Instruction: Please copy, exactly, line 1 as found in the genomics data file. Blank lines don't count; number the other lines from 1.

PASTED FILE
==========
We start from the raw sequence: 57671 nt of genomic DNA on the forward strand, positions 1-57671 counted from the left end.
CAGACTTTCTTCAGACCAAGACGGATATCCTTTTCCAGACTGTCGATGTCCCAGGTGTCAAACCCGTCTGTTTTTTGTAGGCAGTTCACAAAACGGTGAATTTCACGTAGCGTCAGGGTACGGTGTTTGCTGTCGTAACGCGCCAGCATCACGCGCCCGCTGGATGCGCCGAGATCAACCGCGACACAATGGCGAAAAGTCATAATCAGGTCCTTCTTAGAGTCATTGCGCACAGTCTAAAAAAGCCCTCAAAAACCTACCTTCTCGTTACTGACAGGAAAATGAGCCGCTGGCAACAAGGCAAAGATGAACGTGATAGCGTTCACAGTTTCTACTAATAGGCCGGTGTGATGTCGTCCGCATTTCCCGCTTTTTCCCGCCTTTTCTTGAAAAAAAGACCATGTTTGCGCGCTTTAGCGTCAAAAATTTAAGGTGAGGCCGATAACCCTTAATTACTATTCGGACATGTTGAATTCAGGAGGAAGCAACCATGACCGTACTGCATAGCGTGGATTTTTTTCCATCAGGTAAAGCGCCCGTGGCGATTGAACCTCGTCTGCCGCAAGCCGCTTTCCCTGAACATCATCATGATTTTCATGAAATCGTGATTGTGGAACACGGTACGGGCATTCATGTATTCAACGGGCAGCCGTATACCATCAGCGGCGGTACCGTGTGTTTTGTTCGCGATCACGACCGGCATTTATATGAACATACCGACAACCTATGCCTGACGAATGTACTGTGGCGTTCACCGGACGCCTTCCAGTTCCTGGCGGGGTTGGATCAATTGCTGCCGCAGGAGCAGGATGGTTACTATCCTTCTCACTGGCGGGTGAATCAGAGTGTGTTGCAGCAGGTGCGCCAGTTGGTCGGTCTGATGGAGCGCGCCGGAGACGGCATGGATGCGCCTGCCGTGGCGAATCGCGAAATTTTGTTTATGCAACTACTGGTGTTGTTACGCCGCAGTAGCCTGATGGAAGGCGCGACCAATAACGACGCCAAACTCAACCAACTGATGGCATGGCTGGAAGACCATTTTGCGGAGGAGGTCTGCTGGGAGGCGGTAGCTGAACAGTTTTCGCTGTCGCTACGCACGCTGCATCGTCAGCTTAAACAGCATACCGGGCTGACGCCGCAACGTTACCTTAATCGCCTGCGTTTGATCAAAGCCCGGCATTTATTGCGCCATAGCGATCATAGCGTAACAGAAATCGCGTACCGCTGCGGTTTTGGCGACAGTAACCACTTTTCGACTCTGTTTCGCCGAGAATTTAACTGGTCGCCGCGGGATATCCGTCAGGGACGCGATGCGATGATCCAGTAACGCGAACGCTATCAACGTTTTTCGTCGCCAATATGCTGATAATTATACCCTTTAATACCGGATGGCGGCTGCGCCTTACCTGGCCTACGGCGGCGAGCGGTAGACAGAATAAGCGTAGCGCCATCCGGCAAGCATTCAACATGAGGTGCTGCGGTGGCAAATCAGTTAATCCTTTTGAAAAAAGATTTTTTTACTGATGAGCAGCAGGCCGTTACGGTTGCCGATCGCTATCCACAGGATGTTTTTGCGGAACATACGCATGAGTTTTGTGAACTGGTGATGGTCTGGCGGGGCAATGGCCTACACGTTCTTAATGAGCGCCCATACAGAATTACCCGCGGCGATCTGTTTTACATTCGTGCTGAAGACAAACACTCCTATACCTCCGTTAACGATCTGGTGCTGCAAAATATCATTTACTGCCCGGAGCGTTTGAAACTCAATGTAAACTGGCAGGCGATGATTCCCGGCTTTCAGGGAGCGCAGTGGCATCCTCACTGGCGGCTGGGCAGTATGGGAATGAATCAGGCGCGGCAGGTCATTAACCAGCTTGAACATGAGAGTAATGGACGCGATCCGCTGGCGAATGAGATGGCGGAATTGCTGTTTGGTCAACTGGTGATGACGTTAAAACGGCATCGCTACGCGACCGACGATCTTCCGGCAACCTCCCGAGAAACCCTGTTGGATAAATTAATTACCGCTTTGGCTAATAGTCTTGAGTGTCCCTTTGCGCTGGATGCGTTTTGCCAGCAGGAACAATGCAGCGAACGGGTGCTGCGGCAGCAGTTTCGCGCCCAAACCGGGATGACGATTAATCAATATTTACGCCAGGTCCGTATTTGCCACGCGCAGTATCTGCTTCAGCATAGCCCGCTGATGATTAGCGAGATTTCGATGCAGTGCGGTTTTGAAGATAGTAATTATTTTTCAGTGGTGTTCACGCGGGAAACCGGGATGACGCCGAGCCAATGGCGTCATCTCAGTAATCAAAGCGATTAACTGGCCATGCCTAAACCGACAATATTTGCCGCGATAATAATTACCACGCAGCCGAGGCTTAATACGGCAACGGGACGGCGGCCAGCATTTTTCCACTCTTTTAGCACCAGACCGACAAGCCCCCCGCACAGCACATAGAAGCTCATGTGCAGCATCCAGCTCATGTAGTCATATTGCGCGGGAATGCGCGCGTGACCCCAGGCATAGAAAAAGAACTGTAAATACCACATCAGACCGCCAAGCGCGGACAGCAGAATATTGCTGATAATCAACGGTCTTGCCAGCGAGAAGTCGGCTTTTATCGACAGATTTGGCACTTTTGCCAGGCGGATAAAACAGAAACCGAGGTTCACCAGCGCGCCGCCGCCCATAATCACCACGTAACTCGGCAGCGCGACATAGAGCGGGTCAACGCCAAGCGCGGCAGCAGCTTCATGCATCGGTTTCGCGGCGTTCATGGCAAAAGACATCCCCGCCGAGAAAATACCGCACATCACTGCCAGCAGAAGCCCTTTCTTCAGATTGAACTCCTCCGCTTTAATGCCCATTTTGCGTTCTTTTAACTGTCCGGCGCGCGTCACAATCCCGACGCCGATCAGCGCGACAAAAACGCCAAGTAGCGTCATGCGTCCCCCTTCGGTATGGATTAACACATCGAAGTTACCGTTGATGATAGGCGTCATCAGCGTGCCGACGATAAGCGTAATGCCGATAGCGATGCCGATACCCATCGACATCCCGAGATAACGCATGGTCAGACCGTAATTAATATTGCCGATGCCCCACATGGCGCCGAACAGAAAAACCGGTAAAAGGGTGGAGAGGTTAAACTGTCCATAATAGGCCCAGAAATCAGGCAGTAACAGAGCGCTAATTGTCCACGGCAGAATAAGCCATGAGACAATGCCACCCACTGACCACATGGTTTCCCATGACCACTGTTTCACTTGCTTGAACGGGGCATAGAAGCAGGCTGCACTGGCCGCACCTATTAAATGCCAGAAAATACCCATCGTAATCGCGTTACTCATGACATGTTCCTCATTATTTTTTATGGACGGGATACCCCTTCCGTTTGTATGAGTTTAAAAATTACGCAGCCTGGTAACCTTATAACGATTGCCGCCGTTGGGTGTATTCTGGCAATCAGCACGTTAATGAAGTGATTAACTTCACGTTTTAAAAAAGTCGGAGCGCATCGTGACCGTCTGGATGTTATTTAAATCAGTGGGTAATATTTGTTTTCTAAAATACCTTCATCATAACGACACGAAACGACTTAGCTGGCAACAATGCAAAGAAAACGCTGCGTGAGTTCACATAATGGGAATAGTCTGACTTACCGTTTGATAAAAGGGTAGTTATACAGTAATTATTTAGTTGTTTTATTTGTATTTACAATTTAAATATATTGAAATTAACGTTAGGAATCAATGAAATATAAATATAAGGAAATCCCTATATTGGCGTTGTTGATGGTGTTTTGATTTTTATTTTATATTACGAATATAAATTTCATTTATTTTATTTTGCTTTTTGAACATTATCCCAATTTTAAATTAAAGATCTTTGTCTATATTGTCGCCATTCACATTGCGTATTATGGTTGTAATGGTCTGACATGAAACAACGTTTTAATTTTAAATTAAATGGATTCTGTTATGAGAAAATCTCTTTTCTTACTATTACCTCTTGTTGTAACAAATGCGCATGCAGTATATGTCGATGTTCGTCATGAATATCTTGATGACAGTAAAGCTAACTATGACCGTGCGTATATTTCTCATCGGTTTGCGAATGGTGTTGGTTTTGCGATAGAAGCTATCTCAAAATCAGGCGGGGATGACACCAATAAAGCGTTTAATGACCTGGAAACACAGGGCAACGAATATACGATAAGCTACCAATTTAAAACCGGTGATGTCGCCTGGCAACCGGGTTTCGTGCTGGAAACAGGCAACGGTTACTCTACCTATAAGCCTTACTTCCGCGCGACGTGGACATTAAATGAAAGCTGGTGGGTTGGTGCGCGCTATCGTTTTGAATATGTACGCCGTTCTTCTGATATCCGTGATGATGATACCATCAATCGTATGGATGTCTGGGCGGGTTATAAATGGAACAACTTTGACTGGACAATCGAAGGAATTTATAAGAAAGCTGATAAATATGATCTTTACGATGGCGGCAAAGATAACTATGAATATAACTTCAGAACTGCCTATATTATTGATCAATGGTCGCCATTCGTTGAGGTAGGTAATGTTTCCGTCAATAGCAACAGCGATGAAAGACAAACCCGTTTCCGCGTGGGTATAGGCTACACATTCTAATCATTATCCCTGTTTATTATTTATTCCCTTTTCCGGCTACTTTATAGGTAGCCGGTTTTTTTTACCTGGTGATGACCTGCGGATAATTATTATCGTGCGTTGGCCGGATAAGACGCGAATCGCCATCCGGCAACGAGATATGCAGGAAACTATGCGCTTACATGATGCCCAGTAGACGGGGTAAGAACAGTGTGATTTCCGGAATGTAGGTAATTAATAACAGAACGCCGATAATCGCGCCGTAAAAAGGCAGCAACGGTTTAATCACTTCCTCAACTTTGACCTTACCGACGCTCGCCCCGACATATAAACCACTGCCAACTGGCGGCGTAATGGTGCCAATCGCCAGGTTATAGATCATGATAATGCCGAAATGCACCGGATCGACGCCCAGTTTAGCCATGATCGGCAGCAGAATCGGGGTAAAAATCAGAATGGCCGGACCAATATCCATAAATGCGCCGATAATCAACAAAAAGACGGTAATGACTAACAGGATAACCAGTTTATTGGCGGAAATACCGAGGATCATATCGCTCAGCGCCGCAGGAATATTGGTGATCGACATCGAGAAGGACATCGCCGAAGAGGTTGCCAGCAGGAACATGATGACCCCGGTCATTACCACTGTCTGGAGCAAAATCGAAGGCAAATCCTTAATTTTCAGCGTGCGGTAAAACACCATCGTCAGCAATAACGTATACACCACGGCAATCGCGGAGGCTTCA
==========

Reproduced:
We start from the raw sequence: 57671 nt of genomic DNA on the forward strand, positions 1-57671 counted from the left end.